Династия Плантагенетов в истории Англии — страница 7

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throne of France (through his mother Isabella, who was the sister of the king; the Capetiance failed to produce a mail heir) led to the outbreak of War. “The sea battle of Sluys (1340) gave England control of the Channel, and battle at Crecy (1346), Calais (1347), and Poitiers (1356) demonstrated English supremacy on the land. Edward, the Black Prince and eldest son of Edward III, excelled during this first phase of the war.”(24) Throughout 1348-1350 the epidemic of a plague so called “The Black Death” swept across England and northern Europe, removing as much as half the population. This plague reached every part of England. Few than one of ten who caught the plague could survive it. If in Europe 1/3 of population died within a century , in England 1/3 of population died

during two years. The whole villages disappeared. This plague continued till it died out itself. English military strength weakened considerably after the plague, gradually lost so much ground that by 1375, Edward agreed to the Treaty of Bruges, which only left England Calais, Bordeaux, and Bayonne. Domestically, England saw many changes during Edward’s reign. Parliament was divided into two Houses – Lords and Commons – and met regularly to finance the war. Treason was defined by statute for the first time (1352). In 1361 the office of Justice of the Peace was created. Philippa died in 1369 and the last years of Edward’s reign mirrored the first; he was once again dominated by a woman, his mistress, Alice Perrers. Alice preferred one of Edward’s other sons, John of

Gaunt, over the Black Prince, which caused political conflict in Edward’s last years. Edward the Black Prince died one year before his father. Rafael Holinshed intimated that Edward spent his last year in grief and remorse, believing the death of his son was a punishment for usurping his father’s crown. In Chronicles of England, Holinshed wrote: “But finally the thing that most grieved him, was the loss of that most noble gentleman, his dear son Prince Edward…. But this and other mishaps that chanced to him now in his old years, might seem to come to pass for a revenge of his disobedience showed to his in usurping against him….” (25) There is one more point about Edward’s reign, concerning the English language. Edward had forbidden speaking French in his army, and

by the end of the 14th century English once again began being used instead of French by ruling literate class. Richard II (1377-99) Richard II’s reign was fraught with crisis – economic , social, political, and constitutional. He was 10 years old when his grandfather died, and the first problem the country faced was having to deal with his monitoring. A “constitutional council” was set up to “govern the king and his kingdom”. Although John of Gaunt was still the dominant figure in the royal family, neither he no his brothers were included. The peasant’s revolt. “(1381) Financing the increasingly expensive and unsuccessful war with France was a major preoccupation. At the end of Edward III’s reign a new device, a poll tax of four pence a head, had been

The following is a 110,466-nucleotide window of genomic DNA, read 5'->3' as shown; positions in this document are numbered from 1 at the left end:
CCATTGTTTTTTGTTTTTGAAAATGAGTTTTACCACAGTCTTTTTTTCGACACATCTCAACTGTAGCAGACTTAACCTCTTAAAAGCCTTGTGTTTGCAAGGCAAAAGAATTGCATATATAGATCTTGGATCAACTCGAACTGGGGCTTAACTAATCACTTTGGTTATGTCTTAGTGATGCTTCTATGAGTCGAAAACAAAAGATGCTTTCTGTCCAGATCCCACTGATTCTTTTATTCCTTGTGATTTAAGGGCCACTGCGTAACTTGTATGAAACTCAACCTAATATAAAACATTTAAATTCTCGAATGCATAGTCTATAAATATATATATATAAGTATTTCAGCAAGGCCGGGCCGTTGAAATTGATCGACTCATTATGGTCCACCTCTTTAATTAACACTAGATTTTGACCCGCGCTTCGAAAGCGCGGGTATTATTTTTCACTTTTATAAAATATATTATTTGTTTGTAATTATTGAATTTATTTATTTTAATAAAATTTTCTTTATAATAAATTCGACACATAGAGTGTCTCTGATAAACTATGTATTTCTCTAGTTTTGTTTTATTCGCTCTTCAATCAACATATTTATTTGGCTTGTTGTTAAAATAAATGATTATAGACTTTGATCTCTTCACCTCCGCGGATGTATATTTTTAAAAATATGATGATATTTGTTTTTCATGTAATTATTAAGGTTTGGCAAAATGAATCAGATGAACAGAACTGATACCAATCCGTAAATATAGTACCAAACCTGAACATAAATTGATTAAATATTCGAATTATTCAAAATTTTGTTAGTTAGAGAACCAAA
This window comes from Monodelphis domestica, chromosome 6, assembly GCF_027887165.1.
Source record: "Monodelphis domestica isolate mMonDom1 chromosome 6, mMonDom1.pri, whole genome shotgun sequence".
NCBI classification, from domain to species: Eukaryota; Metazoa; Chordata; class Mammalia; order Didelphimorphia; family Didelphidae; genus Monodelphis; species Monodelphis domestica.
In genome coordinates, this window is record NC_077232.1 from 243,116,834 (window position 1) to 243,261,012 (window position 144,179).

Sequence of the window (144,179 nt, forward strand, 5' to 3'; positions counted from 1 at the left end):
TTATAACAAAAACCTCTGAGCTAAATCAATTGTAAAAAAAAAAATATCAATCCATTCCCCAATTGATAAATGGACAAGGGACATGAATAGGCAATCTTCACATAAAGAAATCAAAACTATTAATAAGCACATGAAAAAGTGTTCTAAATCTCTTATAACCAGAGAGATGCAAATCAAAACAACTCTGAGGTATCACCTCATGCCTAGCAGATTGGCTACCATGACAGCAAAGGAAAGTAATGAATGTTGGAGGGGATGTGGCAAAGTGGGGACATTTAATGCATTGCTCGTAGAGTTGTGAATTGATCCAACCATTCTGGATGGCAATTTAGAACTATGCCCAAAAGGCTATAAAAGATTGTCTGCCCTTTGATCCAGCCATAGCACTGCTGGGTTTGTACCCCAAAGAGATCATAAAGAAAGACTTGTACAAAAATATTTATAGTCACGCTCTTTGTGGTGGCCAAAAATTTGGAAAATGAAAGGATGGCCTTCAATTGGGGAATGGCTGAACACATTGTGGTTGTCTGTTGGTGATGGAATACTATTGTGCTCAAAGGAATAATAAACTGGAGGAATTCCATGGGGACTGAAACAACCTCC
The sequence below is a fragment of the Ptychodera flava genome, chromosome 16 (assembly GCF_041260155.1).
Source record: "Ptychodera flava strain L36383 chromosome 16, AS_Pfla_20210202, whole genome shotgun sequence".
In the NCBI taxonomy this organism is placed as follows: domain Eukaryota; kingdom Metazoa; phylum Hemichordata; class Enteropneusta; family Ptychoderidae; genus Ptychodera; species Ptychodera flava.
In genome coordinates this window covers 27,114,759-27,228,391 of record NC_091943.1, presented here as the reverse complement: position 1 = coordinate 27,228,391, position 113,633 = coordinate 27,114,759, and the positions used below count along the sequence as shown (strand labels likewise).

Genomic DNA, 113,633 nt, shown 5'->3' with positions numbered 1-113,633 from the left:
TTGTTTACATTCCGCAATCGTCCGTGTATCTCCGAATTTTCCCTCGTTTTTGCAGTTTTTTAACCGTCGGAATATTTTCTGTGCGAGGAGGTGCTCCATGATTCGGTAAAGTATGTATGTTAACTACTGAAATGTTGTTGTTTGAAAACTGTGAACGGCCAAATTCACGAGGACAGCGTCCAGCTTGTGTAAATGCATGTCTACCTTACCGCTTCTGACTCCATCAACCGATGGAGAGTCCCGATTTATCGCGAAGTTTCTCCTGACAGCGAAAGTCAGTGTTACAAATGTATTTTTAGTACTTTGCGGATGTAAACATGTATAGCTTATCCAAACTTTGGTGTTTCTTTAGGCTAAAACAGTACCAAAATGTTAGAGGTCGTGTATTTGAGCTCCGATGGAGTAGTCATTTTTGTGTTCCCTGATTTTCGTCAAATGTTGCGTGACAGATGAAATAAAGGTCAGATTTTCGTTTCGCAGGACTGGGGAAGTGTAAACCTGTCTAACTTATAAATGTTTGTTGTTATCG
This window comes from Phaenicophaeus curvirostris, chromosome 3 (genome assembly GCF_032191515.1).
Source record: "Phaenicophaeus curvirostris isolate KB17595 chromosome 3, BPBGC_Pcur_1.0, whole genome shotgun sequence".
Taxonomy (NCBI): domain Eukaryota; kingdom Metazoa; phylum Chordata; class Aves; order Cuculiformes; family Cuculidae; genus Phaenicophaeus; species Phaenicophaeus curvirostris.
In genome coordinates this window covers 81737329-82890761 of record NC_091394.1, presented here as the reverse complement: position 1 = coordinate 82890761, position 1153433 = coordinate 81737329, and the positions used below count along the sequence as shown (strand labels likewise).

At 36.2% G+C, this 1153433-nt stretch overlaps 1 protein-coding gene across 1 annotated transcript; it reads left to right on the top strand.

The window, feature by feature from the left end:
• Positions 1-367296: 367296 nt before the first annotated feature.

introduced. A similar but graduated tax followed in 1379, and in 1380 another set at one shilling a head was granted. It proved inequitable and impractical, and when the government tried to speed up collection in the spring of 1381 a popular rebellion – the Peasants’ Revolt – ensued. Although the pool tax was the spark that set it off, there were also deeper causes related to changes in the economy and to political developments.”(26) The government in practical, engendered hostility to the legal system by its policies of expanding the power of the justices of the peace at the expense of local and monorail courts. In addition, popular poor preachers spread subversive ideas with slogans such as : “When Adam delved and Eve span/ Who was then the gentleman?” (27) The

Peasants’ revolt began in Essex and Kent. Widespread outbreaks occurred the southeast of England, taking the form of assault on tax collectors, attacks on landlords and their manor houses, destruction of documentary evidence of villein status, and attacks on lawyers. Attacks on religious houses, such as that at St. Albans, were particularly severe, perhaps because they had been among the most conservative of landlords in commuting labour services. The men of Essex and Kent moved to London to attack the king’s councilors. Admitted to the city by sympathizers, they attacked John of Gaunt’s place of the Savoy as well as the Fleet prison. On June 14 the young king made them various promises at Mile End; on the same day they broke into the Tower and killed Sudbury, the